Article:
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Why do managers do what they do

339 confined to description unexplicated correlations

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339 confined to description, unexplicated correlations, reductionist explanations in terms of individual choice or immediate situational demands or, at best, detailed but localized accounts of managers in a particular setting. In short, what is missing is an answer to the question 'why do managers do what they do?' which both recognizes the common core of managerial work, as well as its manifold variations, and offers an appropriately general- ized account of these commonalities. What the next section will argue, however, is that general theories of management also do not satisfactorily answer this question. Management and managing: theories in search of evidence A key problem with most conceptual treatments of management and managing is their failure to connect with research evidence. Indeed, most of these theories, and, in particular, the earlier ones, are not so much theories about managing - in the sense of hypotheses about what managers do - as theories of management - what the management of work organizations and work processes gen- erally entails. However, although many of the proponents of these theories make no overt claims to be second guessing managers' behaviour - a point overlooked by some researchers of man- agerial work in their claims to have 'disproved' management theory (e.g. Mintzberg, 1973; Stewart, 1983) - they do lay claim to specifying managerial functions and tasks, with the implication that managers' work activities might be straightfor- wardly inferred as the inescapable consequences of having to discharge these functions and tasks. As a number of writers have pointed out (e,g. Knights and Willmott, 1986; Thomas, 1993), a key distinction has been between those who conceive management as the pursuit of unitary ends and those who conceive management as the pursuit of sectional ends, from which distinction flows the opposed conceptions of nianagers as neutral, rational professionals or managers as exploitative agents of capital. In both cases, however, the inference is that managers are impelled to act in ways dictated by the wider imperatives of rational technical efficiency or of capital accumulation. It is not too much of a caricature to label the theorists in the first of these groups as 'Fayolian', since all, in various ways, have taken their cue from Fayol's (1916) classic formulation of the five elements of management: forecasting/plaqning, organizing, commanding, coordinating and con- trolling. These elements not only resurfaced in other, early formulations, such as Barnard's (1938) 'executive tasks' and Gulick's (1937) POSD- CORB list of managerial functions, but also, later, in Drucker's (1974) 'dimensions' of managerial work, Shakman and Roberts' (1977) 'areas' of managerial work, Morse and Wagner's (1978) nine 'managerial roles' and Carroll and Gillen (1987), Hill (1979), Sweeney (1981) and Zaleznik's (1964) 'managerial functions'. Even Mintzberg (1973), who regarded his ten managerial roles as flowing unproblematically from the necessary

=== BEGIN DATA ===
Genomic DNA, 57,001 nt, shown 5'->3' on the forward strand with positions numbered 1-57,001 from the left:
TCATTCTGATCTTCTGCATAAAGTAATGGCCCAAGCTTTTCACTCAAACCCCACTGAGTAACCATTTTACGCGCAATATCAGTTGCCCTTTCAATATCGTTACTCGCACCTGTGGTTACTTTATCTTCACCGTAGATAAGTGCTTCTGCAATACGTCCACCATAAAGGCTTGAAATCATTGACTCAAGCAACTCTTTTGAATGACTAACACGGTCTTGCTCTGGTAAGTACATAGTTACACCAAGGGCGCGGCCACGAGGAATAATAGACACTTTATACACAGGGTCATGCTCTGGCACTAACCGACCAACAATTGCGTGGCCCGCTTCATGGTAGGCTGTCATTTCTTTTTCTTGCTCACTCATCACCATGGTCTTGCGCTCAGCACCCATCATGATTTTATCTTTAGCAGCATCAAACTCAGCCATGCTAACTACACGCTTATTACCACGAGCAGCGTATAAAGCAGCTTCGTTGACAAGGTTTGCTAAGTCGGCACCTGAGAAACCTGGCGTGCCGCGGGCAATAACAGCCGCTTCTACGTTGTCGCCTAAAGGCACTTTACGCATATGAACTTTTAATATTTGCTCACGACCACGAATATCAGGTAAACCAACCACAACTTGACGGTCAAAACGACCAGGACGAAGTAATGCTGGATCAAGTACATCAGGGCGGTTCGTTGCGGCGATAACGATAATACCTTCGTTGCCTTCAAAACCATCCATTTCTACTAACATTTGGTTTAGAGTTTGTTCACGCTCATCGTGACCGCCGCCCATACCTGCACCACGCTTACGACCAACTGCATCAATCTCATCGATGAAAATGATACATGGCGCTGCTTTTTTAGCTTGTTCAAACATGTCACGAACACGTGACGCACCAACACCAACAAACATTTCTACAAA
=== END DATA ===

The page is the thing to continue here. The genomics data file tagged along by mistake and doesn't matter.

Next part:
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339 confined to description unexplicated correlations...

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